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fifteen years of kite work

Frank T. Cole

Mr. Kallquist’s article in the November BREEZE, “Not Many Years Ago,” brought back many memories of the kite stations. The most pleasant of these are the associations with congenial and interested young men. In the number who came and went there were only three that did not fit in. They did not last long, for the other members of the force made it plain that they did not belong. Most of the kite station men entered the Weather Bureau at the kite stations and left there prepared to take up any phase of Weather Bureau work elsewhere. The kite stations were also responsible for interesting young men in their vicinity in Weather Bureau work, even though they did not always get positions on the neighboring kite station.

My personal experience covered three kite stations, of which Due West was outstanding. They were all located near small towns, and all the men experienced – and most of them enjoyed – the quiet small town life of 15 to 25 years ago. Due West is a small college town, with all the native southern hospitality, and with a strong religious and cultural background. None who stayed any length of time on the Due West station escaped the effects of this environment.

man with early kites
Hargrave-Martin box kites as used at Mount Weather Observatory. In: "Yearbook of the United States Department of Agriculture. 1906." 1907, p. 122.

Some of the Due West men covered a lot of territory after they left Due West. Mr. Kallquist spent a winter or two on Greenland; Harrison went to the South Pole with Byrd; Andrus, to Europe in free balloon racing; W.P. Long, to Brazil to establish kite stations there. The others are scattered all over the country. Harrison handled pilot balloons and kites from temperatures of 105 above to 60 below, and Kallquist’s range was about the same. Andrus went high enough in a balloon to see both ends of Lake Erie at one time, and then fell 5000 feet when the balloon burst. All this before high-flying aeroplanes!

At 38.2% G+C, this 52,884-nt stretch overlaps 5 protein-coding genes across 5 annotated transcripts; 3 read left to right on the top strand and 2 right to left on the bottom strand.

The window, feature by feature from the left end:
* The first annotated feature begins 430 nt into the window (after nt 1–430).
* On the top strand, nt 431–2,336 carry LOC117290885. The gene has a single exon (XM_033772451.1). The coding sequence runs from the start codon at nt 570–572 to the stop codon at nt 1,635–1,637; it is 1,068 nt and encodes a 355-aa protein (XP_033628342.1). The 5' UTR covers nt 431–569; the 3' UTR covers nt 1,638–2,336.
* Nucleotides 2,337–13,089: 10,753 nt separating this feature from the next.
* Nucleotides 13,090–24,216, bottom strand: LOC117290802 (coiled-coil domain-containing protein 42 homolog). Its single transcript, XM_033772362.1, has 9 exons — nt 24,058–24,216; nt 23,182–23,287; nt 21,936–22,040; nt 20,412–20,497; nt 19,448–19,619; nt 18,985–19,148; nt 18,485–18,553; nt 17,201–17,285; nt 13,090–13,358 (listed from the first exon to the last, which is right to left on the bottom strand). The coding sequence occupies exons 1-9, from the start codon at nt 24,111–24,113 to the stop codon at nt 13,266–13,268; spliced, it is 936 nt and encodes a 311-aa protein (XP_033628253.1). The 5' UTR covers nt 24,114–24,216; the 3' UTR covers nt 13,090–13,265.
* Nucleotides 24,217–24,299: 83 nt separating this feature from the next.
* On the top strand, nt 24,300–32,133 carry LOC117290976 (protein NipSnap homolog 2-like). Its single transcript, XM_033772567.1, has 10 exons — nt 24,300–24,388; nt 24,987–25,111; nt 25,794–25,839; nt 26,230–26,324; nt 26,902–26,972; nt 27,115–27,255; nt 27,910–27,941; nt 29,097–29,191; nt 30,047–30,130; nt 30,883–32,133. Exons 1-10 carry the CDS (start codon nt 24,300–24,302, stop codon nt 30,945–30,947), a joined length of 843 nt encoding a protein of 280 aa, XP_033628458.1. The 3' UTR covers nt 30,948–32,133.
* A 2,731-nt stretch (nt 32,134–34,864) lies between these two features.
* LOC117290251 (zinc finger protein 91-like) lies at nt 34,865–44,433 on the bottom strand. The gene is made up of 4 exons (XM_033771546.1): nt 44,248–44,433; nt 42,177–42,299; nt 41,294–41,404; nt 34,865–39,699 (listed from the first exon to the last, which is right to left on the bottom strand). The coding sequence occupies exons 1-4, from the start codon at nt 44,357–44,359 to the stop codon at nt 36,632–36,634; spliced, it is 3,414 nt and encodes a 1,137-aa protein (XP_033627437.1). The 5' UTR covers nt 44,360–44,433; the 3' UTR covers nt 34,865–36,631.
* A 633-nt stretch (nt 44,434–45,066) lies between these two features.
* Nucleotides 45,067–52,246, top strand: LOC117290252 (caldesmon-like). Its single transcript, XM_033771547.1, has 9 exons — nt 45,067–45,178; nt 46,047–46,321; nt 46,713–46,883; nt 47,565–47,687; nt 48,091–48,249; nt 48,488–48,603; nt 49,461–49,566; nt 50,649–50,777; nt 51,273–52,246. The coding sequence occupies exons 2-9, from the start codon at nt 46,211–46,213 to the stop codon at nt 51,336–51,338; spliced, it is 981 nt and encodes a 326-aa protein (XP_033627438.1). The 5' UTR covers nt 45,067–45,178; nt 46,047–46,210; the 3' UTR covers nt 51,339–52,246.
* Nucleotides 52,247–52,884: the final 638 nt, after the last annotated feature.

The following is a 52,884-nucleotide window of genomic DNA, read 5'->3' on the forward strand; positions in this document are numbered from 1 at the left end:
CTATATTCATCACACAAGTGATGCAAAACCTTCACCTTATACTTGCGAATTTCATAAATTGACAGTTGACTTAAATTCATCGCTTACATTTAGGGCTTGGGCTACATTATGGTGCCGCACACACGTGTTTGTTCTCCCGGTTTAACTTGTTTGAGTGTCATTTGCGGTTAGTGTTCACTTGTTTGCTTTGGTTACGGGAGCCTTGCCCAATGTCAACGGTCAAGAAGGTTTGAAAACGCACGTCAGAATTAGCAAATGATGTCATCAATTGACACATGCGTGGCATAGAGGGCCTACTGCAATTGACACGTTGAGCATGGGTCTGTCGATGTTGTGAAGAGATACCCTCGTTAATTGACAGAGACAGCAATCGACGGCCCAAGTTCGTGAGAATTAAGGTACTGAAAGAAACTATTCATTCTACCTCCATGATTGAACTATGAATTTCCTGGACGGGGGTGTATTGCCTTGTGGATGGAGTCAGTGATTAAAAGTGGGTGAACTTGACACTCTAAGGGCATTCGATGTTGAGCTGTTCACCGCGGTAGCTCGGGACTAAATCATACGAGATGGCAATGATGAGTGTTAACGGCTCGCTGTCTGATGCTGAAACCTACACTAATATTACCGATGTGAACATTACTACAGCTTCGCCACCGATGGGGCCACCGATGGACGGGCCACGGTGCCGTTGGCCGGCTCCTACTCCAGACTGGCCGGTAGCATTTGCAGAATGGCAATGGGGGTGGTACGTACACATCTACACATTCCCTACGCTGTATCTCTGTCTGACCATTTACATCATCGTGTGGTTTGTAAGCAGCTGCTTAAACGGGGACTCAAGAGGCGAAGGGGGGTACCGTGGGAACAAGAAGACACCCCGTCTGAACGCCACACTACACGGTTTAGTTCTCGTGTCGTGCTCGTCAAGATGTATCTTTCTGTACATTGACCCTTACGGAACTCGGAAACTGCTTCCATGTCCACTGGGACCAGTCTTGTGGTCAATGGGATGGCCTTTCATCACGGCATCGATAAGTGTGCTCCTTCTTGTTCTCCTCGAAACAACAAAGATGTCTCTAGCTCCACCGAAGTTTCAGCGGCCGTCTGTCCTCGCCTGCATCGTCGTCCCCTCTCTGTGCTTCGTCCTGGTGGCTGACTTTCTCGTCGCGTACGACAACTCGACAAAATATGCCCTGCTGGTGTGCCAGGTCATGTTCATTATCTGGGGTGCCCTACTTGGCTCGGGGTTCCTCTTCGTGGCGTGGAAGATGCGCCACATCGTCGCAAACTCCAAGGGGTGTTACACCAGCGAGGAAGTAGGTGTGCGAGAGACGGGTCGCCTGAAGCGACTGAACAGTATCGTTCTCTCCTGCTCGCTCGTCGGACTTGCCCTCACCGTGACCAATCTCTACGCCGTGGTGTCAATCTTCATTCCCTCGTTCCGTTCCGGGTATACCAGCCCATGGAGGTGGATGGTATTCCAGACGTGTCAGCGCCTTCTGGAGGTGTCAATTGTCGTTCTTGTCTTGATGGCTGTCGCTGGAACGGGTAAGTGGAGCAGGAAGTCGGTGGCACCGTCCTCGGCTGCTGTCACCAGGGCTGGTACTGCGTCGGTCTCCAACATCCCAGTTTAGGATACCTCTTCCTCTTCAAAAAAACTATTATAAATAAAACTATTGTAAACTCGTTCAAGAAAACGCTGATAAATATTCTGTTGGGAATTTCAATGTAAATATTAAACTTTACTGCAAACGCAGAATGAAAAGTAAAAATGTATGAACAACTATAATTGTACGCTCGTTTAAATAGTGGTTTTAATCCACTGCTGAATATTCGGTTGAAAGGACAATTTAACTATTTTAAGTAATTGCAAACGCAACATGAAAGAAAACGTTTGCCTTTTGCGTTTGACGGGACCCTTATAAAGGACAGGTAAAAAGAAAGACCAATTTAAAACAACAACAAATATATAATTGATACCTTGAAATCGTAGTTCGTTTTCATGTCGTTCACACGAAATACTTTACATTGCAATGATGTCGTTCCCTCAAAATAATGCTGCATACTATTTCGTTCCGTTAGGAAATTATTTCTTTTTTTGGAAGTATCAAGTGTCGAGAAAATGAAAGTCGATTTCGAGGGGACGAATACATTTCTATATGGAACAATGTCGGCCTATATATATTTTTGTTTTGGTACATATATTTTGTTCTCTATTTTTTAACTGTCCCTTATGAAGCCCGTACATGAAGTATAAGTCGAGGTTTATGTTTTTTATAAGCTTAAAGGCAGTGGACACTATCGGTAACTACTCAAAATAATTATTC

Mr. Kallquist modestly refrained from telling in his article of some of his exploits. In a section where the men were predominantly brunette, Kall, with his light hair and military carriage, always stood out. After he joined us, there were always girls along the edge of the Woman’s College campus to see him go by. However, he and Andrus ignored the under-graduates and concentrated on the faculty. Kall was lightning on the getaway. His World War I experience in the Navy had taught him the value of starting as soon as, or sooner than, anyone else. When the steering gear of the station car locked, and the car went down a 10-foot embankment and crashed on the rocks below, he was out of the car before it hit bottom, and waiting for the rest of us on the roadway when we crawled out of the wreck. The only casualty was Stevenson. He had a bruised face where Kall stepped on it getting out. He had a keen sense of humor. When he lifted a watermelon, he always picked a green one. To keep out of such trouble we planted a small patch of melons in a corner of the kite field, and then the local farmers got even with us. When Kall found he could not get rich in Due West he left us for Savannah. He must have liked us, for he sent enough red snapper and shrimp for a big feed for all of us. Shrimp were a revelation to most of us, for we had never eaten them before.

Life was never slow on a kite station. In addition to the work there were always other duties, such as painting of buildings, repairing of mechanical equipment including the station car, rebuilding of terraces on the field, and always the repairing and construction of kites. Pilot balloon work, both single and 2-theodolite, and captive and sounding balloon work were other features of the upper air research. The computations of the 2-theodolite runs were a pain in the neck for everyone, and we made many of those runs.

Wet weather always made trouble, for the kites could not stand rain and high winds. Thunderstorm experiences were sometimes frightening and dangerous. Static, ranging from 1000 to ore than 50,000 volts, made the handling of kites difficult even with heavy lineman’s gloves. Many of the men were severely shocked while landing kites during thunderstorms. Stevenson and Andrus once, when the kites were caught in a thunderstorm, watched a ball of fire roll down the kite wire to the reel-house, roll in over the reel and the motor, and burst under Steve’s feet when he jumped in the air to avoid being struck by the ball. Several of the men carried small scars for years where the molten kite wire struck them when lightning destroyed the wire. Twenty-four to 36-hour kite flights, and occasionally 48- to 72- hour runs left the entire force worn out when the weather turned bad.

Fifteen years of my Weather Bureau life were taken up with kite work. When I began the work, I could run as fast or faster than anyone on the station, and running was necessary lots of time. I have in my personal file a record of all the kite flights I was interested in from 1919 to 1932, and every once in a while I get that record out and look it over. No matter what that record says I had a good time, and I am sure that, with few exceptions, and in spite of my shortcomings, the men who worked with me did also.

In: “The BREEZE”, Vol. 4, No. 11, December 10, 1945. Pp. 3-4.

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